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cloud computing - News, Features, and Slideshows

Features

  • Why the Cloud Should Have Your Back-Up

    I realize I'm dating myself, but the first computer I ever owned didn't have a hard drive. It had two drive bays that held 5.25 inch floppies. Later, I bought a then revolutionary machine, an 8086 I think, with a 40 MB hard drive, and I wondered how anyone could ever fill it up. And the last time I moved, I discovered a box filled with floppies and 250 MB Zip drives.

    Written by Bill Snyder15 Dec. 09 05:53
  • Why Benchmarking Cloud vs. Current IT Costs is So Hard

    A couple of weeks ago I was asked to moderate an HP-sponsored meeting on the subject of virtualization. Predictably, most of the discussion (attended by press and vendors including Citrix, Microsoft, Red Hat, and VMware) focused on cloud computing. It was a pretty lively session, but what I want to address here is an HP product portfolio called "IT Financial Management" that was discussed, along with its implications for cloud computing. As you might guess, the product focuses on financial analysis of IT operations, which is extremely relevant to the adoption of cloud computing.

    Written by Bernard Golden03 Dec. 09 04:21
  • Cloud SLA: Another Point of View

    You've probably seen a hundred-or even a thousand-articles criticizing cloud computing Service Level Agreements (SLAs). A common example in those articles is the putatively low Amazon Web Services SLA. Typically authors of these kind of articles go on to cite recent outages by cloud providers, implying (or stating directly) that cloud computing falls woefully short of the true SLA requirements of enterprises, often described as "five nines," i.e., 99.999 per cent availability.

    Written by Bernard Golden17 Nov. 09 08:27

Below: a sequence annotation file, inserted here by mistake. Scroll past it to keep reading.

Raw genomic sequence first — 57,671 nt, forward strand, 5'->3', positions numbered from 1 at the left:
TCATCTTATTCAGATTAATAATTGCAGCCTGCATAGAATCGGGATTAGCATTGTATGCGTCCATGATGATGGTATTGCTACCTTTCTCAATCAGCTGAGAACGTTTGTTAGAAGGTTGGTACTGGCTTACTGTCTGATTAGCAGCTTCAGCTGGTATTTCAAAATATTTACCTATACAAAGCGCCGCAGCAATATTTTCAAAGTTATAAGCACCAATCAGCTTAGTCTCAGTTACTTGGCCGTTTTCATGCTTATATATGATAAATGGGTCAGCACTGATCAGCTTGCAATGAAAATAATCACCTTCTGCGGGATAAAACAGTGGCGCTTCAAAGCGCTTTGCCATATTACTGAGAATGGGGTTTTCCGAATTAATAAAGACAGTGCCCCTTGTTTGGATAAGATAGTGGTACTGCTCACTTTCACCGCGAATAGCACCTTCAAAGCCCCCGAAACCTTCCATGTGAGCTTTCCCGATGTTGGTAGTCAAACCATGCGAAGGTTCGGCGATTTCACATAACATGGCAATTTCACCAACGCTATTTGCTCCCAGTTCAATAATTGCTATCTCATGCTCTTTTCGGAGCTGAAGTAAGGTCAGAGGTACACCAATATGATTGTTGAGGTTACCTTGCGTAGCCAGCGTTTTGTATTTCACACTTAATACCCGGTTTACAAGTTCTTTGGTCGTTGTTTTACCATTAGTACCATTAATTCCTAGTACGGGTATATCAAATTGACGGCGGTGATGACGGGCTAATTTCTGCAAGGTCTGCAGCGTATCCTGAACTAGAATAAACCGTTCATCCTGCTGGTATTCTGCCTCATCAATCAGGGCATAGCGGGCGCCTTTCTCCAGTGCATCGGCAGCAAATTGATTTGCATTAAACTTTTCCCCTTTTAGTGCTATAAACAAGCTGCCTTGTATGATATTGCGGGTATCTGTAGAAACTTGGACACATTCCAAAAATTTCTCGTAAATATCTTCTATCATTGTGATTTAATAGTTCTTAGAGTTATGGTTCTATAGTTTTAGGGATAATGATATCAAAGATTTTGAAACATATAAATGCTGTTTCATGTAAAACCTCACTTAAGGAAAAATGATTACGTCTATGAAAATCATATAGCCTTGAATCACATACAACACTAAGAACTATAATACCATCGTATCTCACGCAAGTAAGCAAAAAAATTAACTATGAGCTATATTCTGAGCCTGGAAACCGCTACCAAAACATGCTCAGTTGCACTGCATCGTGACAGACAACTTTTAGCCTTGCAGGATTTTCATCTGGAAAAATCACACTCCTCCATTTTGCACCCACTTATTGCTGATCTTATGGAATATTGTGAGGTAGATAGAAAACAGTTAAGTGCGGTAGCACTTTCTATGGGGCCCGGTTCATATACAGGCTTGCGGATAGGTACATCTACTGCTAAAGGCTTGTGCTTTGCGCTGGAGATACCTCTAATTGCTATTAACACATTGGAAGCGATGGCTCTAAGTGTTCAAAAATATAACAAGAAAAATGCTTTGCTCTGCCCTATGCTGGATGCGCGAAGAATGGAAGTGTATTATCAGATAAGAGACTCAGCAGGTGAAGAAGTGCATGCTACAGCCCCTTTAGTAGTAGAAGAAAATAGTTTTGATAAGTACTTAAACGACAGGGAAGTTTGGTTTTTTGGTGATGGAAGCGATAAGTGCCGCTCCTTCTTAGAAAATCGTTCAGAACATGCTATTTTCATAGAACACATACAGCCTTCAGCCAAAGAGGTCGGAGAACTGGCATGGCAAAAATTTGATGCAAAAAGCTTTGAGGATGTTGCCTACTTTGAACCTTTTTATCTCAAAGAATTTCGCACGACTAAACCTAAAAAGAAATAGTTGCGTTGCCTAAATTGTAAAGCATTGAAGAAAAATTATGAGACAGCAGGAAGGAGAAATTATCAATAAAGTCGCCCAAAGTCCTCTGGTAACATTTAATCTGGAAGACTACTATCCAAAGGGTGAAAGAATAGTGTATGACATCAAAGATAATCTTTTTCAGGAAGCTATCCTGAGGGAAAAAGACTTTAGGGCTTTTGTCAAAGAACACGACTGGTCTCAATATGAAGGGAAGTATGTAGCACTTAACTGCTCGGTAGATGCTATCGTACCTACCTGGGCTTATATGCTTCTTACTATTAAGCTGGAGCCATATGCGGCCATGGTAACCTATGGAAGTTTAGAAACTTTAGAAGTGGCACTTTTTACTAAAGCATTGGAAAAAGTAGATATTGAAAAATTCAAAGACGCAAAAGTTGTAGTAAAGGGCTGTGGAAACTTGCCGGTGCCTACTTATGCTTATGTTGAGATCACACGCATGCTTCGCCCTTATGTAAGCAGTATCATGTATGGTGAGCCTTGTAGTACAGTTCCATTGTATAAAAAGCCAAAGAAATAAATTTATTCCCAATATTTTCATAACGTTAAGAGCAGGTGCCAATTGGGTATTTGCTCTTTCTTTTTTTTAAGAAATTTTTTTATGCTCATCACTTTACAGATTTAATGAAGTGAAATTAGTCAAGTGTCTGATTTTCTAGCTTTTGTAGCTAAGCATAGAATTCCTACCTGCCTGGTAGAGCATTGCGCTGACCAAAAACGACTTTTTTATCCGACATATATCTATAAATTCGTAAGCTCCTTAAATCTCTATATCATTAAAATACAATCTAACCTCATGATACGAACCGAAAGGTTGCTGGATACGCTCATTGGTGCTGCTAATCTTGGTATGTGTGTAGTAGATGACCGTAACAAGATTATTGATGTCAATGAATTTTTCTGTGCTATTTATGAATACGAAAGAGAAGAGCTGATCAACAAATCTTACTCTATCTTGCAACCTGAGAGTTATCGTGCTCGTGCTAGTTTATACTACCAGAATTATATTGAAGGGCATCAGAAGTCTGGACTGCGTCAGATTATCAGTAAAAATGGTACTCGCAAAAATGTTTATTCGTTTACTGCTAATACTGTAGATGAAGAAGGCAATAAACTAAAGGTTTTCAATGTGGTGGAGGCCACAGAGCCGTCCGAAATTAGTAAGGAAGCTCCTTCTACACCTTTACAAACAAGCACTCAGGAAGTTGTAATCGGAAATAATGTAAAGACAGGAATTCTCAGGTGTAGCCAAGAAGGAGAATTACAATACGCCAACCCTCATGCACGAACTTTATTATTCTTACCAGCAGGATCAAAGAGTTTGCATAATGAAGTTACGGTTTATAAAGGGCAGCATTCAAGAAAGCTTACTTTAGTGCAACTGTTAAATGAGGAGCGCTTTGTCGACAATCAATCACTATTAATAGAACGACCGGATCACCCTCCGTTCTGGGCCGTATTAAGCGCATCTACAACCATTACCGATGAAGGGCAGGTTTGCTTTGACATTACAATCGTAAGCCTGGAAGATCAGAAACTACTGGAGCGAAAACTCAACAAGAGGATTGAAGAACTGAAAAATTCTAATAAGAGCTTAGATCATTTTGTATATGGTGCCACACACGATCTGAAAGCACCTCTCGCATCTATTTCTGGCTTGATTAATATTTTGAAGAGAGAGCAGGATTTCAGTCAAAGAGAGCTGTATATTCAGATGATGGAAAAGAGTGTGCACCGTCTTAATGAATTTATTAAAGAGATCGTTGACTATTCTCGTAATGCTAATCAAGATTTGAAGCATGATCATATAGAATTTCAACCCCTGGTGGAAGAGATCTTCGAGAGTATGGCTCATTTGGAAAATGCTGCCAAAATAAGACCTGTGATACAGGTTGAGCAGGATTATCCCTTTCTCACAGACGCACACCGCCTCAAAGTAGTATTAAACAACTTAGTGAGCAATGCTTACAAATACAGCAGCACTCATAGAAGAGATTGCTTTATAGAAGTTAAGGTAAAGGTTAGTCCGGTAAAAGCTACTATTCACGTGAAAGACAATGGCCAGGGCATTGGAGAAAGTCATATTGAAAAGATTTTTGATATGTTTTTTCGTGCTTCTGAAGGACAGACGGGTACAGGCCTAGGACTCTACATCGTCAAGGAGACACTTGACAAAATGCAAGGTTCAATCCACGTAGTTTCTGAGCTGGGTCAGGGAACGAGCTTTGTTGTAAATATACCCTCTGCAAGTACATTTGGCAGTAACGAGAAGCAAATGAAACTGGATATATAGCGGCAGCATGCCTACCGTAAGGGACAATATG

• Beware Cloud Computing's Hidden Costs

    Cloud service providers can make compelling and simple sales pitches in terms of cost of individual services-$100 per user per year sounds pretty good. But "hidden" expenses can alter a company's outlook. Costs related to people, processes, and architecture associated with both the transition and the operations require analysis and planning before signing up for a business case based on a move to the cloud. CIOs and other IT professionals are already well acquainted with such expenses, but the challenge will lie in uncovering them in the relatively unfamiliar cloud model and determining accountability for each.

    Written by Chris Curran05 Nov. 09 08:20
  • Ubuntu 9.10 'Karmic Koala' is here: 5 things CIOs must know

    In case you’ve been too busy dealing with rogue iPhones, October 2009 was a big month for operating systems. Do CIOs care about operating systems? Probably not as much as they used to, but with Windows 7 and Ubuntu 9.10 "Karmic Koala" (from here on abbreviated to simply "Karmic" for sanity purposes) being released within days of each other, CIOs at least have a reason to be excited about the future of the desktop. Here are five things about Karmic that senior IT executives should consider before disregarding Linux as an option for their desktop and server fleets.

    Written by Rodney Gedda02 Nov. 09 12:59
  • Dev/Test in the Cloud: Rules for Getting it Right

    In last week's post, I discussed why dev/test can be a good first use of cloud computing. Without rehashing the entire post, it's clear that dev/test is often hampered in its activities by the difficulty of getting enough computing resources to its job.

    Written by Bernard Golden02 Nov. 09 10:25
  • How to Plan Your Cloud Computing Mix

    Experienced CIOs have learned the hard way that achieving tangible benefits early in the technology lifecycle is no easy matter--whether its OO, CMMI, ITIL or SOA. Cloud computing shows promise and demands attention, but the related hoopla needs to be tempered with a good dose of business sense. The cloud, regardless of its variety, should never be considered an all-or-nothing proposition.

    Written by Chris Curran20 Oct. 09 09:32
  • 3 Keys to Using IaaS Public Clouds Wisely

    It seems as if every CIO comes back from a conference cocktail party demanding IT move to the cloud. While this can mean many things, including using software-as-a-service (SaaS), managed hosting, or application service providers (ASP), the demand often centers on moving applications out of your own budget-sucking data center and up to an infrastructure-as-a-service (IaaS) cloud platform.

    Written by James Staten20 Oct. 09 08:37
  • Five Problems Keeping Legacy Apps Out of the Cloud

    Did you think all those legacy apps would just float up into someone else's cloud infrastructure? Management, licensing and migration concerns highlight the list of troubles that vendors are now trying to address.

    Written by Kevin Fogarty16 Oct. 09 02:35
  • Behind Enemy Lines: Salesforce.com, Rimini Street

    Both tech vendors are aiming to change the rules of game for enterprise software. And while they're going about it with two different business models, the companies share some things in common.

    Written by Thomas Wailgum14 Oct. 09 08:01